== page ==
— The Stock-Feeder's Manual - the chemistry of food in relation to the breeding and - feeding of live stock • Charles Alexander Cameron

... is to say, if all the laborers all over the world, to the last one, were united under a single control they could force the other economic classes of society to something approaching a starvation living. In practice this is nonsense. In theory it is an excellent ...
— The Unsolved Riddle of Social Justice • Stephen Leacock

... them, Smellpriest," said the squire, "for disguising themselves? Now, suppose the tables were turned upon us, that Popery got the ascendant, and that Papists started upon the same principles against us that we put in practice against them; suppose that Popish soldiers were halloed on against our parsons, and all other Protestants conspicuous for an attachment to their religion, and anxious to put down the persecution under which we suffered; why, hang it, could you blame the parsons, when ...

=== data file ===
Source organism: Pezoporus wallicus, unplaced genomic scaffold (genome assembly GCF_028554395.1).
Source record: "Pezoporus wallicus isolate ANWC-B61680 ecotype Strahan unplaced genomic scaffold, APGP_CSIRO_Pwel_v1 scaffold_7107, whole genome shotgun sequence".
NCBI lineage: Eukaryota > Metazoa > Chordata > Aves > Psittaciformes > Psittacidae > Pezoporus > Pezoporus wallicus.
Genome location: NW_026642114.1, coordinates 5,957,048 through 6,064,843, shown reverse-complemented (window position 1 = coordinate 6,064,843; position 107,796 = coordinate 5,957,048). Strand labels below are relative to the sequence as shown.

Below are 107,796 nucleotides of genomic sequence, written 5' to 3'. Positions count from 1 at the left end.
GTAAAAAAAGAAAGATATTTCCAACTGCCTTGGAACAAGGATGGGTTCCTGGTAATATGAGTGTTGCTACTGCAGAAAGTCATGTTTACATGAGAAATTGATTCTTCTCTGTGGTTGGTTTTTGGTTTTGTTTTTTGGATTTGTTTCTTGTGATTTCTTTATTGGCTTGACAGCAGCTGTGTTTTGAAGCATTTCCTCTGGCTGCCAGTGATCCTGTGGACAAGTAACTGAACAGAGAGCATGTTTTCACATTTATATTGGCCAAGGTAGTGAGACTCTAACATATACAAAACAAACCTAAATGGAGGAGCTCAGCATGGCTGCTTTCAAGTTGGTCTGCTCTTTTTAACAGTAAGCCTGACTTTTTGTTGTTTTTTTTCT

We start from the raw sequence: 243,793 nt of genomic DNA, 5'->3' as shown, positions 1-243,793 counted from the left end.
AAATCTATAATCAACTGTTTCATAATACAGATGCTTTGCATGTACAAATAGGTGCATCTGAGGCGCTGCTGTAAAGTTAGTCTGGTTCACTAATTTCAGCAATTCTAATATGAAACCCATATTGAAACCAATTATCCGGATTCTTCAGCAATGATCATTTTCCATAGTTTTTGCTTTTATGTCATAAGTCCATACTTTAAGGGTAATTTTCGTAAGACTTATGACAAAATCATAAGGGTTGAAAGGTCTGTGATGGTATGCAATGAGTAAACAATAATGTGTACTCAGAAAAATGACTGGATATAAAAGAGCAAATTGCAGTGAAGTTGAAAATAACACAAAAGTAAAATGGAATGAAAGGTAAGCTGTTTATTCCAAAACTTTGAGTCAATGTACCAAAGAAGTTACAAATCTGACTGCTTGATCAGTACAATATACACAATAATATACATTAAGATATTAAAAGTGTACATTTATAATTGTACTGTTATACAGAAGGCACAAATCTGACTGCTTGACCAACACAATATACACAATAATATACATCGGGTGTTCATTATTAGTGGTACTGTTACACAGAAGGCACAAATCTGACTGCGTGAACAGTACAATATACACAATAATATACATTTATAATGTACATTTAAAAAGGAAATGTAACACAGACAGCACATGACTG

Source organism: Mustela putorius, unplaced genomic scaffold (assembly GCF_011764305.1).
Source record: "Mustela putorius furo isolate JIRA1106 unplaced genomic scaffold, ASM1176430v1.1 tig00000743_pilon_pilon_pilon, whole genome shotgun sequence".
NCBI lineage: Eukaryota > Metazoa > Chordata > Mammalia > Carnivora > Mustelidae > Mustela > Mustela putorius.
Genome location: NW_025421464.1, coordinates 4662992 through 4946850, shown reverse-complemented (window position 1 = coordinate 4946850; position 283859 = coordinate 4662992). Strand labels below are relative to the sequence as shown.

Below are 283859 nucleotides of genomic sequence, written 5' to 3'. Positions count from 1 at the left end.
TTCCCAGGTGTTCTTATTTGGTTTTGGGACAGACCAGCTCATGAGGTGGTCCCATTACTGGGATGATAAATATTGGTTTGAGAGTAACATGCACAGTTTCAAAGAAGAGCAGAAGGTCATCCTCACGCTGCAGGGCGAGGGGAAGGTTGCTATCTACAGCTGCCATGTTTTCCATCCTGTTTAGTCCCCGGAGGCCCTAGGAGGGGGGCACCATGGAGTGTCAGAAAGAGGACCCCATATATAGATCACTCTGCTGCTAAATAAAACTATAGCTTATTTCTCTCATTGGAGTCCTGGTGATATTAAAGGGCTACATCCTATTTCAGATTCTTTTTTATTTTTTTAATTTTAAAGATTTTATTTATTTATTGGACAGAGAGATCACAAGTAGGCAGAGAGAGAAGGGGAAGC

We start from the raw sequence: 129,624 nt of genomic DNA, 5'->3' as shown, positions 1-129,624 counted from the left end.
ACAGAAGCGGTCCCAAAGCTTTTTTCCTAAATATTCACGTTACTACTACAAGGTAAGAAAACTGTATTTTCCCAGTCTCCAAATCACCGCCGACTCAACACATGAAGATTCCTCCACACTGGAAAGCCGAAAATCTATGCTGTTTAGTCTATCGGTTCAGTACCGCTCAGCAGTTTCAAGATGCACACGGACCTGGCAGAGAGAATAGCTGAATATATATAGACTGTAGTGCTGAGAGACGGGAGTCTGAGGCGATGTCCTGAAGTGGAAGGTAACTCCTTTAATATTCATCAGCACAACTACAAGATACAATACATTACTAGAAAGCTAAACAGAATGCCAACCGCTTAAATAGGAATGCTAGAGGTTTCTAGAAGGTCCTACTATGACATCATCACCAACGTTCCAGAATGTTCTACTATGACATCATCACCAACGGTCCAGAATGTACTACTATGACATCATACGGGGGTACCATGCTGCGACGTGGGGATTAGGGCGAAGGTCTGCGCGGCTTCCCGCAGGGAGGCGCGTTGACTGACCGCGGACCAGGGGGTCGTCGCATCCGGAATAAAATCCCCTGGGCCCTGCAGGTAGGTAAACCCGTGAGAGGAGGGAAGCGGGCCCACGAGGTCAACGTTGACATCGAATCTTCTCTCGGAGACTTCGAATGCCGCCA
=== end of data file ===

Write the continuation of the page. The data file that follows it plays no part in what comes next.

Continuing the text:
— Willy Reilly - The Works of William Carleton, Volume One • William Carleton

... purposes of nature, in preserving the individual, and in perpetuating the species; but to rely on their use as a principal constituent of happiness, were an error in speculation, and would be still more an error in practice. Even the master of the seraglio, for whom all the treasures of empire are extorted from the hoards of its frighted inhabitants, for whom alone the choicest emerald and the diamond are drawn from the mine, for whom every breeze is enriched with perfumes, for whom ...
— An Essay on the History of Civil Society, Eighth Edition • Adam Ferguson, L.L.D.